The effects of hepatitis C virus non-structural protein 3 on cell growth mediated by extracellular signal-related kinase cascades in human hepatocytes in vitro
Hepatitis C virus (HCV) infection has become a severe health problem worldwide. The viral proteins are believed to be among the most important factors that contribute to HCV mediated pathogenesis. Accumulated evidence demonstrating that HCV non-structural protein 3 (NS3) possesses oncogenic potential, and is involved in the regulation of cell proliferation has been documented. In this study, we emphasized the effect of HCV NS3 protein on cell proliferation in the immortally normal hepatocyte QSG7701 cells. The cell line transfected with plasmid expressing NS3 protein showed enhanced cell growth, extracellular signal-related kinase (ERK) activation, DNA binding activities of transcription factors of activator protein 1 (AP-1) and NF-κB, and cyclin D1 overexpression, but without activation of Jun amino-terminal kinase or p38. Pre-treatment of NS3 protein expressing cells with ERK inhibitor, PD98059, blocked the activation of AP-1 and NF-κB, and inhibited cyclin D1 expression and cell proliferation. The results suggest that NS3-mediated cell growth occurs through activation of ERK/AP-1 and NF-κB/cyclin D1 cascades.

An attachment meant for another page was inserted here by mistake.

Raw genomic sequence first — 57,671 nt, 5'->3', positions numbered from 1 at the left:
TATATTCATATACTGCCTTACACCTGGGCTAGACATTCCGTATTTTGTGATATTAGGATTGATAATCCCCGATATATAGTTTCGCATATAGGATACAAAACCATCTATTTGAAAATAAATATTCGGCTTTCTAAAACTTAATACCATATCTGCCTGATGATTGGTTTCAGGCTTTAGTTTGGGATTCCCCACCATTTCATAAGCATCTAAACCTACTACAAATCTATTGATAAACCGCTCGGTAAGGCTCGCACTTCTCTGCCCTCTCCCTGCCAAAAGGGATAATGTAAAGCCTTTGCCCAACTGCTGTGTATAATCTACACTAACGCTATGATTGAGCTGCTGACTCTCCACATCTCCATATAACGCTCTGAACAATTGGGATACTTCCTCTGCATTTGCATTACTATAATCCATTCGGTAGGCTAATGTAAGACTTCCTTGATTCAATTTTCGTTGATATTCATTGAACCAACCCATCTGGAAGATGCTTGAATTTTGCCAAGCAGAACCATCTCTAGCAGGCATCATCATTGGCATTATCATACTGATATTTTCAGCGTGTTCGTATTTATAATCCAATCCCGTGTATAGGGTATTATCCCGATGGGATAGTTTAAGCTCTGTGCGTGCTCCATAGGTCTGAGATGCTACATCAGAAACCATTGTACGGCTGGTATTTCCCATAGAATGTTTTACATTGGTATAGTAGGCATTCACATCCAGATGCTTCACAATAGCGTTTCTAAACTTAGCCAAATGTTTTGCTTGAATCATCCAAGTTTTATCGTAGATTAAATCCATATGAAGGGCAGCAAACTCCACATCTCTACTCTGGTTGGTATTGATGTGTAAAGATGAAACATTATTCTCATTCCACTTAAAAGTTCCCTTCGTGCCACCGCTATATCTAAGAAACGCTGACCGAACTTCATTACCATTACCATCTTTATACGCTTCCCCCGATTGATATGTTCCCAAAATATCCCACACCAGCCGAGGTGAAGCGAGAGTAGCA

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Document Type: Research Article
Affiliations: Department of Pathology, Xiangya School of Medicine, Central South University, Changsha 410013, P.R. China
Publication date: January 1, 2010
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- The International Journal of Molecular Medicine is a monthly, peer-reviewed journal devoted to the publication of high quality studies related to the molecular mechanisms of human disease. The journal welcomes research on all aspects of molecular and clinical research, ranging from biochemistry to immunology, pathology, genetics, human genomics, microbiology, molecular pathogenesis, molecular cardiology, molecular surgery and molecular psychology.
The International Journal of Molecular Medicine aims to provide an insight for researchers within the community in regard to developing molecular tools and identifying molecular targets for the diagnosis and treatment of a diverse number of human diseases.
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